TORONTO – The province voiced very few commitments to the First Nations in Ontario today during its Throne Speech which set a new agenda for the government’s final 20 months before the next election. The most glaring omission was failure to address movement on the now eight-year-old provincial commitment to implement Resource Revenue Sharing.
“This throne speech was a critical opportunity to communicate that improving the socio-economic outcomes of First Nations is vital to the overall Ontario economy,” said Ontario Regional Chief Isadore Day. “This was not heard today. We cannot lose the momentum gained through last year’s Political Accord and last May’s Statement of Reconciliation. And the Crown cannot be silent on the commitments made to our ancestors to share all the lands and resources, according to Treaties signed both pre and post Confederation.”
First Nations expected the province to deliver on what all Ontarians want – providing basic services, building our economy, and protecting our environment from climate change. While we appreciate the newly established Indigenous Health Action Plan, First Nation priorities must be front and centre in addressing the ongoing health crisis that affects all our Peoples, from children to elders.
“Next year’s budget cannot be balanced on the backs of First Nations – we’ve seen the increase in poverty and despair as a result of a federal 2 per cent funding cap that remains in place despite political promises,” said Regional Chief Day. “However, the Ontario Speech from the Throne outlined a commitment to developing First Nation economic projects, infrastructure, clean water, education, and access to northern mineral resources. Let’s make those commitments reality over the next 20 months.”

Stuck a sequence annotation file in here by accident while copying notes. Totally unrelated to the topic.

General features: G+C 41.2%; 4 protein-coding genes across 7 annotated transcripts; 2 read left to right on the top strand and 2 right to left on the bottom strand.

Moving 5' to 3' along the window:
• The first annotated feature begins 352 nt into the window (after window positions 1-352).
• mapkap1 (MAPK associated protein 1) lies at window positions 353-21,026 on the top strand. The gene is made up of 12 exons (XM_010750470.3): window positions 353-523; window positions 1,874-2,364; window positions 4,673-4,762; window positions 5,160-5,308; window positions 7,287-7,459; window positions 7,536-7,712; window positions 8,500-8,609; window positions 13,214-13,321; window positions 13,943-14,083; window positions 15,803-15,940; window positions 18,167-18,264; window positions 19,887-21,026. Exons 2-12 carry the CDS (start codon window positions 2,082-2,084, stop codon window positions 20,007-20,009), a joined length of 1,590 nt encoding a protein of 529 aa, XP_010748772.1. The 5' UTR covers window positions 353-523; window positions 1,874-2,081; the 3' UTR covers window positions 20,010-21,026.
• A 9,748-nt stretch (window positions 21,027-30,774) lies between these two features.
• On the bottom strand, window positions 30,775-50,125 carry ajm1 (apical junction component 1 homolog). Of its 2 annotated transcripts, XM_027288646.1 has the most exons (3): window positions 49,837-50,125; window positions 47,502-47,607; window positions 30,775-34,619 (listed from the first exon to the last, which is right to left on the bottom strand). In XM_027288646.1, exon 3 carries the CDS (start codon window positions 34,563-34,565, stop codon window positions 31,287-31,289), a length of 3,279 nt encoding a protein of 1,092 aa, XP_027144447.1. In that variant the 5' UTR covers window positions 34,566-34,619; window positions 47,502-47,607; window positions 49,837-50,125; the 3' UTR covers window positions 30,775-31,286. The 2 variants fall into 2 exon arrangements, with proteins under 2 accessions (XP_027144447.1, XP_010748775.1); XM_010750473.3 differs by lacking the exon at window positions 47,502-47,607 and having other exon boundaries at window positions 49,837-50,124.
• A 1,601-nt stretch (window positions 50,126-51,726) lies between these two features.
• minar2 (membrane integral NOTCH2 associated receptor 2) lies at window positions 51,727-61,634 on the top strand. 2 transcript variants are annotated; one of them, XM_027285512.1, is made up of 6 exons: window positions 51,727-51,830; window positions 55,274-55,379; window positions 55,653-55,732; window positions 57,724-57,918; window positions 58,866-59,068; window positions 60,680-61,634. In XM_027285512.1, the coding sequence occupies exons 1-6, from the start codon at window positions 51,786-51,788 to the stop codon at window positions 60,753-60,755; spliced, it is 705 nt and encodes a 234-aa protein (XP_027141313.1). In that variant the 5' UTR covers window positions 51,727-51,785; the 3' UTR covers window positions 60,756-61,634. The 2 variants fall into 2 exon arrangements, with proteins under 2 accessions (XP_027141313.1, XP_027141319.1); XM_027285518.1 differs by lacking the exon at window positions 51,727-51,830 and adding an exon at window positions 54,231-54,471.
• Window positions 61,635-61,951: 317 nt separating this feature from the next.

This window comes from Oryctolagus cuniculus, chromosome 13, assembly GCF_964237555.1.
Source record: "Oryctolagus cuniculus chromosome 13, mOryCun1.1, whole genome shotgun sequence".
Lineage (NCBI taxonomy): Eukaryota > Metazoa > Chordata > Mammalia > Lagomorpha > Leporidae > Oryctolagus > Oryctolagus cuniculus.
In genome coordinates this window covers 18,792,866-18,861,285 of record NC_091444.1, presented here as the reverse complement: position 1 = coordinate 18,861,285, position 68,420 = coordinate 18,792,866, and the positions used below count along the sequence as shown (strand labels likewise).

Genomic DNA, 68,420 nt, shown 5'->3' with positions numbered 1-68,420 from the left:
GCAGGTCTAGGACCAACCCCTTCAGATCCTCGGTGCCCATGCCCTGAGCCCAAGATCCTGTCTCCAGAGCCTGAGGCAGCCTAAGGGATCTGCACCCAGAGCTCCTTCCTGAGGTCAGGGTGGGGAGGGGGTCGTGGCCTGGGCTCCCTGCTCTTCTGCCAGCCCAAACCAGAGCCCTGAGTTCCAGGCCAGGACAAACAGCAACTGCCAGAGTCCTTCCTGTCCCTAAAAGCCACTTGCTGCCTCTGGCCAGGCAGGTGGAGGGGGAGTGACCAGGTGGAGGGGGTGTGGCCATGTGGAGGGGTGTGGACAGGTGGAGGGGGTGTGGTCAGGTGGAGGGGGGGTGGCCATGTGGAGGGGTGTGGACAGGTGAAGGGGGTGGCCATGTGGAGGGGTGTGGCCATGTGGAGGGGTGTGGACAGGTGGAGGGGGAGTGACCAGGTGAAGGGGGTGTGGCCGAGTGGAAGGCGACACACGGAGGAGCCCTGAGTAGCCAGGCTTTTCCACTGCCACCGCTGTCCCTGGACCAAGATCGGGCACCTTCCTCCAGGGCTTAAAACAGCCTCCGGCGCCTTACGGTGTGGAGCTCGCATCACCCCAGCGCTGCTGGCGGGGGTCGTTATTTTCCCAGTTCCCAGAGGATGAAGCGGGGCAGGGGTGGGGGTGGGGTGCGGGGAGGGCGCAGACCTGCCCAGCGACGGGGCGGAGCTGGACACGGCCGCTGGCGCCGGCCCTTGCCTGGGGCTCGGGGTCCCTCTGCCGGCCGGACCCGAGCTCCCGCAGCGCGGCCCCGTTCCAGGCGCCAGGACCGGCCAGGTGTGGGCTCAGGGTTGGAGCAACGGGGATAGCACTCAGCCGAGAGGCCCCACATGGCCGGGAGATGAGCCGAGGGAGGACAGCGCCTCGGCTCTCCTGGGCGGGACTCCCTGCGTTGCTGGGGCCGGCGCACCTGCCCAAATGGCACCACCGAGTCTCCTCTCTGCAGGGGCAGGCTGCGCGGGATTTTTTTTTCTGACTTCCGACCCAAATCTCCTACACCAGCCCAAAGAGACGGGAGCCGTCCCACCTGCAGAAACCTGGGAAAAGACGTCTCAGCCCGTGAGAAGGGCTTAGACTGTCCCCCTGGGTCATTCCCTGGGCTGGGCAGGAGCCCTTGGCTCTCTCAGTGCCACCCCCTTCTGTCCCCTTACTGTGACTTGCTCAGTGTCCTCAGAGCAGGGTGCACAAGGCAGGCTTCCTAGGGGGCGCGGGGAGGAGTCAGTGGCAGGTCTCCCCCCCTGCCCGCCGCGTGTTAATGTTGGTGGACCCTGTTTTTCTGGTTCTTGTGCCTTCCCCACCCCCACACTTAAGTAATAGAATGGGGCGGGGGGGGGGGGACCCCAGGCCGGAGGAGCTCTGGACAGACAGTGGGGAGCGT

In the weeks and months to come, all First Nation leadership, including youth and elders, will be asked to provide their input into a list of priorities that must be addressed by this province before the next election. High on that list will be implementing Treaty Rights and addressing human rights.
“This province, and this country, was built because Treaties were signed with our Peoples. Now is the time to fully include First Nations and realize that promise of shared prosperity for all. Let’s chart a new Treaty Economic path with Ontario that fully includes First Nations. A new Treaty Economy also includes access to employment and training, as well as interprovincial and international trade. Together, we will generate wealth and build a better Ontario for all,” said Regional Chief Day.
In the past year, First Nations have heard a lot of substantial promises from both levels of government. In fact, Ontario is fully committed in assisting the federal government to end boil water advisories.
“In the meantime, the province and First Nations must continue to breathe life into the Political Accord; fully implement the Truth and Reconciliation Commission’s recommendations; and continue on our shared Journey Together,” said Regional Chief Day.